Letters

Letters 08-31-2015

Inalienable Rights This is a response to the “No More State Theatre” in your August 24th edition. I think I will not be the only response to this pathetic and narrow-minded letter that seems rather out of place in the northern Michigan that I know. To think we will not be getting your 25 cents for the movie you refused to see, but more importantly we will be without your “two cents” on your thoughts of a marriage at the State Theatre...

Enthusiastically Democratic Since I was one of the approximately 160 people present at when Senator Debbie Stabenow spoke on August 14 in Charlevoix, I was surprised to read in a letter to Northern Express that there was a “rather muted” response to Debbie’s announcement that she has endorsed Hillary Clinton for president...

Not Hurting I surely think the State Theatre will survive not having the homophobic presence of Colleen Smith and her family attend any matinees. I think “Ms.” Smith might also want to make sure that any medical personnel, bank staff, grocery store staff, waiters and/or waitress, etc. are not homosexual before accepting any service or product from them...

Stay Home I did not know whether to laugh or cry when I read the letter of the extremely homophobic, “disgusted” writer. She now refuses to patronize the State Theatre because she evidently feels that its confines have been poisoned by the gay wedding ceremony held there...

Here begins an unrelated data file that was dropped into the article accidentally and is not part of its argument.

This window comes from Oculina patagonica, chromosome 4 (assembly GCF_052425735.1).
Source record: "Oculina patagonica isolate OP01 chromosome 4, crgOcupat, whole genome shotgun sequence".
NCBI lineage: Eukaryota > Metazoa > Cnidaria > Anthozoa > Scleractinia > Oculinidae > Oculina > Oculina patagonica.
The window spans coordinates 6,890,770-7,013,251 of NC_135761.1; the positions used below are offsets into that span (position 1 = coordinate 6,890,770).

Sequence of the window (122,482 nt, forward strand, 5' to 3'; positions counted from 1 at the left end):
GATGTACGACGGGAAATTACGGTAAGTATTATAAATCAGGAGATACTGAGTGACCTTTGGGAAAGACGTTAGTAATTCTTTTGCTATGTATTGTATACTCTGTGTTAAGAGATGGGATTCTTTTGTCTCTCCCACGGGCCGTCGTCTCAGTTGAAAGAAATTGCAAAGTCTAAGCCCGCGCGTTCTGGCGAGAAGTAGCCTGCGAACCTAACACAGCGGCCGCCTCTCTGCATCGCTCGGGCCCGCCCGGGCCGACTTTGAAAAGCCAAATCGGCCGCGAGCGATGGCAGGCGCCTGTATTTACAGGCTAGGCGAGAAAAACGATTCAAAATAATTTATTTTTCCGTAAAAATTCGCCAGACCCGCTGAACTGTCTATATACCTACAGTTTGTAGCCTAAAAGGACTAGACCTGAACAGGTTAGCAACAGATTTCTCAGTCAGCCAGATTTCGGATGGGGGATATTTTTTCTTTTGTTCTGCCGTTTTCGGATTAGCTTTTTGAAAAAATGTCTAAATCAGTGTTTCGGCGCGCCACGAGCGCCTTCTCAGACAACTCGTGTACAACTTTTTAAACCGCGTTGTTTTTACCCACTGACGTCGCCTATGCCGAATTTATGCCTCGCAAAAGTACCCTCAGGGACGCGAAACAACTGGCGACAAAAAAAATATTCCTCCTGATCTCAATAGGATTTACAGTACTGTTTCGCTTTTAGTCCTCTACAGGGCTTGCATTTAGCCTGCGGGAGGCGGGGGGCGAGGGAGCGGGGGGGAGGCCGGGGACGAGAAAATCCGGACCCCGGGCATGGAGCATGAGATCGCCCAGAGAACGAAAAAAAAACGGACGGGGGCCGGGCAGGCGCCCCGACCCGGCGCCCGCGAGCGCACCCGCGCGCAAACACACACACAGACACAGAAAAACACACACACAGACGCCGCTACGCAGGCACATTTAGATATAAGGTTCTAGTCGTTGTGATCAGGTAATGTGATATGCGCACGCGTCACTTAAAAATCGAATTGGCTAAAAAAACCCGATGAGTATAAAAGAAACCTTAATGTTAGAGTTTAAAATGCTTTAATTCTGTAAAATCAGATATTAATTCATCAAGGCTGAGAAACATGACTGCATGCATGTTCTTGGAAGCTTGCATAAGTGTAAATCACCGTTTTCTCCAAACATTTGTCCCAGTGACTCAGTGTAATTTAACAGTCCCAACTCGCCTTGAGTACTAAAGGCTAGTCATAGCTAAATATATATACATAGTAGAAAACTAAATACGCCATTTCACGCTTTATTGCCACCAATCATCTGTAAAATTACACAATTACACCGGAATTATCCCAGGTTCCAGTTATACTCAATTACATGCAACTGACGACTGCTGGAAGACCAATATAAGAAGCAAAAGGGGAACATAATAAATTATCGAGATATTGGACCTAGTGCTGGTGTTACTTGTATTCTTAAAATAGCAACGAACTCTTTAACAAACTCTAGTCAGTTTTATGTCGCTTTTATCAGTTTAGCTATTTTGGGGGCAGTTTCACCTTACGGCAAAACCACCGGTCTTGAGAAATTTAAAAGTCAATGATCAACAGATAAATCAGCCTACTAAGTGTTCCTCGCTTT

Keep Away In response to Colleen Smith of Cadillac who refused to bring her family to the State Theatre because there was a gay wedding there: Keep your 25 cents and your family out of Traverse City...

Celebrating Moore And A Theatre I was 10 years old when I had the privilege to see my first film at the State Theatre. I will never forget that experience. The screen was almost the size of my bedroom I shared with my older sister. The bursting sounds made me believe I was part of the film...

Outdated Thinking This letter is in response to Colleen Smith. She made public her choice to no longer go to the State Theater due to the fact that “some homosexuals” got married there. I’m not outraged by her choice; we don’t need any more hateful, self-righteous bigots in our town. She can keep her 25 cents...

Mackinac Pipeline Must Be Shut Down Crude oil flowing through Enbridge’s 60-yearold pipeline beneath the Mackinac Straits and the largest collection of fresh water on the planet should be a serious concern for every resident of the USA and Canada. Enbridge has a very “accident” prone track record...

Your Rights To Colleen, who wrote about the State Theatre: Let me thank you for sharing your views; I think most of us are well in support of the first amendment, because as you know- it gives everyone the opportunity to express their opinions. I also wanted to thank Northern Express for not shutting down these types of letters right at the source but rather giving the community a platform for education...

No Role Model [Fascinating Person from last week’s issue] Jada quoted: “I want to be a role model for girls who are interested in being in the outdoors.” I enjoy being in the outdoors, but I don’t want to kill animals for trophy...

Home · Articles · News · Other Opinions · May we all rest in peace...
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May we all rest in peace ( and quiet)

Dale S. Scott - August 25th, 2008
The morning sun peaks into our bedroom window. Most noticeably during the “in between” seasons.
Early to mid-spring as the sun shines higher in the northern hemisphere, before the leaves pop out.